NEW YORK (AdAge.com) -- In the latest blowup over the accuracy of print publications' circulation figures, four advertisers have filed a lawsuit alleging that the Star Tribune newspaper of Minneapolis routinely overstated its paid circulation.
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They asked the court to declare the suit, which names the Star Tribune Co. and parent McClatchy Co. as defendants, a class action and award unspecified damages.
McClatchy, which publishes 12 daily and 17 non-daily newspapers, said it "forcefully denied" the allegations in the lawsuit filed in the U.S. District Court of Minnesota.
The plaintiffs, which said they have advertised in the Star Tribune since 1999, are Masterson Personnel Inc., Alternative Staffing Inc., Vision Staffing Solutions Inc. and Purchasing Professionals Inc. Masterson and Purchasing Professionals are based in Minneapolis; Alternative Staffing is based in Bloomington, Minn.; and Vision Staffing is based in Rogers, Minn.
In today's newspaper, a Star Tribune article on the suit reported that the newspaper sued Duane Hendrickson, vice president at Masterson Personnel, for failing to pay for more than $60,000 worth of newspapers he had received for distribution. That lawsuit is pending.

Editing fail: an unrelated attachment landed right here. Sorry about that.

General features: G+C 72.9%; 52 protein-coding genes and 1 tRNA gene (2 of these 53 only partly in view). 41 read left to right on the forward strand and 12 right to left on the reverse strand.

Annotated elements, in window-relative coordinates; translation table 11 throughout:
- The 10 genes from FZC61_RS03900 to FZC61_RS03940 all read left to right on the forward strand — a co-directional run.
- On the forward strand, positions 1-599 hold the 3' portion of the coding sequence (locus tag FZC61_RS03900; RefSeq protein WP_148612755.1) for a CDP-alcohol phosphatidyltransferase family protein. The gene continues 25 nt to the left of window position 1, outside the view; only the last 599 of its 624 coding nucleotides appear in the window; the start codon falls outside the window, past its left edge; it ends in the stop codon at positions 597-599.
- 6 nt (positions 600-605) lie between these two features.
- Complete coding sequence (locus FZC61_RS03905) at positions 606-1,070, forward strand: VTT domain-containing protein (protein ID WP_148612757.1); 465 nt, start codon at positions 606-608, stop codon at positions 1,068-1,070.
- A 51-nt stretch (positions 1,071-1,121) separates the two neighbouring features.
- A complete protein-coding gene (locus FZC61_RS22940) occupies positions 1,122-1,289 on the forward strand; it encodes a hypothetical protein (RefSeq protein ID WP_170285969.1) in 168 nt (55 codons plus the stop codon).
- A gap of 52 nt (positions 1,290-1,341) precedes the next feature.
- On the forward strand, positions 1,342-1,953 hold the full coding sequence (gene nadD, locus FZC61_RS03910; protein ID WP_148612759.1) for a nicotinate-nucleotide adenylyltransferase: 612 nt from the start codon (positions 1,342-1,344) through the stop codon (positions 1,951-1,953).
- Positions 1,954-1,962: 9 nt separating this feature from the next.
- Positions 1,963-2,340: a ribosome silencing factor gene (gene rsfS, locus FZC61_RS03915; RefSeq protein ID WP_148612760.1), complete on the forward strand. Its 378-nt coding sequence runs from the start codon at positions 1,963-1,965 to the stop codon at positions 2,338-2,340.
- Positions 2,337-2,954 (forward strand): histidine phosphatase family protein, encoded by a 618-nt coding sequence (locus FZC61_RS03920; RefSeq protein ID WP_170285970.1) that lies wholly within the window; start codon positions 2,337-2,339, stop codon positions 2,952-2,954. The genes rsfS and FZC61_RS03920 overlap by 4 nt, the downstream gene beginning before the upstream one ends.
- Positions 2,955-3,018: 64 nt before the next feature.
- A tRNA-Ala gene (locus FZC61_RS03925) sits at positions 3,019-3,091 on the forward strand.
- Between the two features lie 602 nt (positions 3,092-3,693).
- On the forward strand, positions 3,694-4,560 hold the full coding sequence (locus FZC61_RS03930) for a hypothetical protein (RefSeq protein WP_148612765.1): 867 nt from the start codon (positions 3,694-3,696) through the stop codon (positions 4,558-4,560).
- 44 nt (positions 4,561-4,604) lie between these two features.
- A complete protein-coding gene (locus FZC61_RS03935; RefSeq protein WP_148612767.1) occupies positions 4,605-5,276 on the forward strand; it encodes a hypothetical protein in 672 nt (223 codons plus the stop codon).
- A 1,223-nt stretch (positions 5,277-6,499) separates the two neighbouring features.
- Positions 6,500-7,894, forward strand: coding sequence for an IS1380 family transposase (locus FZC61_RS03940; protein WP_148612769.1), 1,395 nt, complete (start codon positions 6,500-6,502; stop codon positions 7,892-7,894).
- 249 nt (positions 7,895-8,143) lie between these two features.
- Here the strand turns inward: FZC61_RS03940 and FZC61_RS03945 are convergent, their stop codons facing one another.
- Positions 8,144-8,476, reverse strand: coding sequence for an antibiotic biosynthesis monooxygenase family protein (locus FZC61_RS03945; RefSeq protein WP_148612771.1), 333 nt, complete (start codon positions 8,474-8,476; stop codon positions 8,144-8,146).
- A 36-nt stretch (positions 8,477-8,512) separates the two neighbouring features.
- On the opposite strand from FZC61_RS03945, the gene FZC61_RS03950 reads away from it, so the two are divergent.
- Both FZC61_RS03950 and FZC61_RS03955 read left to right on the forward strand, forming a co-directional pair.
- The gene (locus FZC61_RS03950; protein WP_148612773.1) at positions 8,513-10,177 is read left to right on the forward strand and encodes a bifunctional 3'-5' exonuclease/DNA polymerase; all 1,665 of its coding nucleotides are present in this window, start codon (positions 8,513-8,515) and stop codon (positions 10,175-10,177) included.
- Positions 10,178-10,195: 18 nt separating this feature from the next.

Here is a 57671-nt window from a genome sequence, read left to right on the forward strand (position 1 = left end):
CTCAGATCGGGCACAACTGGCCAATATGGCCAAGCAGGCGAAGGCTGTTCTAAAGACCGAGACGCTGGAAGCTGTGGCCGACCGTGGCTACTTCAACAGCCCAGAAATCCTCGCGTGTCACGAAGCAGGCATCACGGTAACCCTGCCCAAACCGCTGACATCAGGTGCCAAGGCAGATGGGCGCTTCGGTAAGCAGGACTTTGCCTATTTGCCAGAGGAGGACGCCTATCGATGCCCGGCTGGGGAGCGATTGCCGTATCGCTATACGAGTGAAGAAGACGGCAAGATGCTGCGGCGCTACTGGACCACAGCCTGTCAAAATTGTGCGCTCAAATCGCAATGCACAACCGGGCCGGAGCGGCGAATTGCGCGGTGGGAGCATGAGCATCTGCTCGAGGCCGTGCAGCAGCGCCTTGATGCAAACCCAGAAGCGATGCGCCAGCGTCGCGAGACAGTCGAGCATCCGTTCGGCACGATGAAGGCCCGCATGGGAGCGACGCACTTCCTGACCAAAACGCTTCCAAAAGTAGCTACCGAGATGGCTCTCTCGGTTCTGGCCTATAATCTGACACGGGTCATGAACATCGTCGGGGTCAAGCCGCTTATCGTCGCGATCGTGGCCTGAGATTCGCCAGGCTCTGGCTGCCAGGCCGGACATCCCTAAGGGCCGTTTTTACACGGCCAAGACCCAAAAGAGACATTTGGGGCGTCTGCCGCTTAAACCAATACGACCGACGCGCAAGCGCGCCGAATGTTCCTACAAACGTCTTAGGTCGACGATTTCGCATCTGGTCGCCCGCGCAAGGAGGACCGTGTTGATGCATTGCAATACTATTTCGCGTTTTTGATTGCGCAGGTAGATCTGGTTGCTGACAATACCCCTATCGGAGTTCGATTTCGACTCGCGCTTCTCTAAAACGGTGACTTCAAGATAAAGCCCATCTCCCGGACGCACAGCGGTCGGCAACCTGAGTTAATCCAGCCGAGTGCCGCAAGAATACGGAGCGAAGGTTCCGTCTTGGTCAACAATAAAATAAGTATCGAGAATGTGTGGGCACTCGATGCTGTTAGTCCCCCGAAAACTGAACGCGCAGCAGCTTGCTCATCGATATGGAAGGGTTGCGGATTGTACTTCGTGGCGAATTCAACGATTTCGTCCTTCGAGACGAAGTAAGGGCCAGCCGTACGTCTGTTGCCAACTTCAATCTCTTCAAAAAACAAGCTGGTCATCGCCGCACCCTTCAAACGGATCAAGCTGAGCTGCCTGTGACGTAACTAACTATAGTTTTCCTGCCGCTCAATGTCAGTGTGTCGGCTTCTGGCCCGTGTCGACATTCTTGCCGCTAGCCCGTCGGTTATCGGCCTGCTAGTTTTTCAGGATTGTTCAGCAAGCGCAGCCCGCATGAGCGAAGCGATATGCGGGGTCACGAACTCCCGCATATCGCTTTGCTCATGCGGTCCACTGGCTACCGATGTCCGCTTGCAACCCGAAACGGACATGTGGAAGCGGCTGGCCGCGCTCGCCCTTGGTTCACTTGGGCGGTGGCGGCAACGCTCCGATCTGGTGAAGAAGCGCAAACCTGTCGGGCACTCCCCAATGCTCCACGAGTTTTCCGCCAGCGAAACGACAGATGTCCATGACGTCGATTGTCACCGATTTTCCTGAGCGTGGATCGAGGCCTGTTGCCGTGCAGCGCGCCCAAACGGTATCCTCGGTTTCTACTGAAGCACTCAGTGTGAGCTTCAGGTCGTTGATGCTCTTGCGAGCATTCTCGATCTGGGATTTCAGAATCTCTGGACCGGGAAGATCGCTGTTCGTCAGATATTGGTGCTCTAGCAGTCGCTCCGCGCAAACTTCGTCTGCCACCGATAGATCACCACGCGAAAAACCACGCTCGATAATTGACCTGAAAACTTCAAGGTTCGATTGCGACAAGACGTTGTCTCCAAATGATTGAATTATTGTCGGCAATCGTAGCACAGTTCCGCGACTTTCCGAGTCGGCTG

"That issue had nothing to do with this," Mr. Hendrickson said.
The court papers filed June 28 in the latest suit allege the Star Tribune:
- Required distributors to deliver unsold newspapers to residential and commercial addresses including hospitals, shopping centers and schools, whether school was in session or not.
- Made distributors dump unsold newspapers.
- Manipulated reports submitted to the Audit Bureau of Circulations.
- Continued to deliver newspapers to subscribers who had suspended delivery during vacations.
- Refused to credit retailers with unsold newspapers, reporting the papers as sold instead.
'Regular ABC audits'
"We've had regular ABC audits throughout the period of this complaint, and none has ever required any adjustment to our reported circulation," said Keith Moyer, Star Tribune president and publisher.
According to the complaint, a Tribune employee instructed a Star Tribune distributor who was also a Masterson employee to order 2,500 extra papers each week. "The representative stated that the distributor could give the extra papers away, sell them, or simply throw them away," the suit says.
In a sign of the cumulative effect that recent circulation scandals are having, the advertisers' court filing set the stage of their complaint by describing the admitted circulation inflation at Newsday, Hoy, The Dallas Morning News and the Chicago Sun-Times.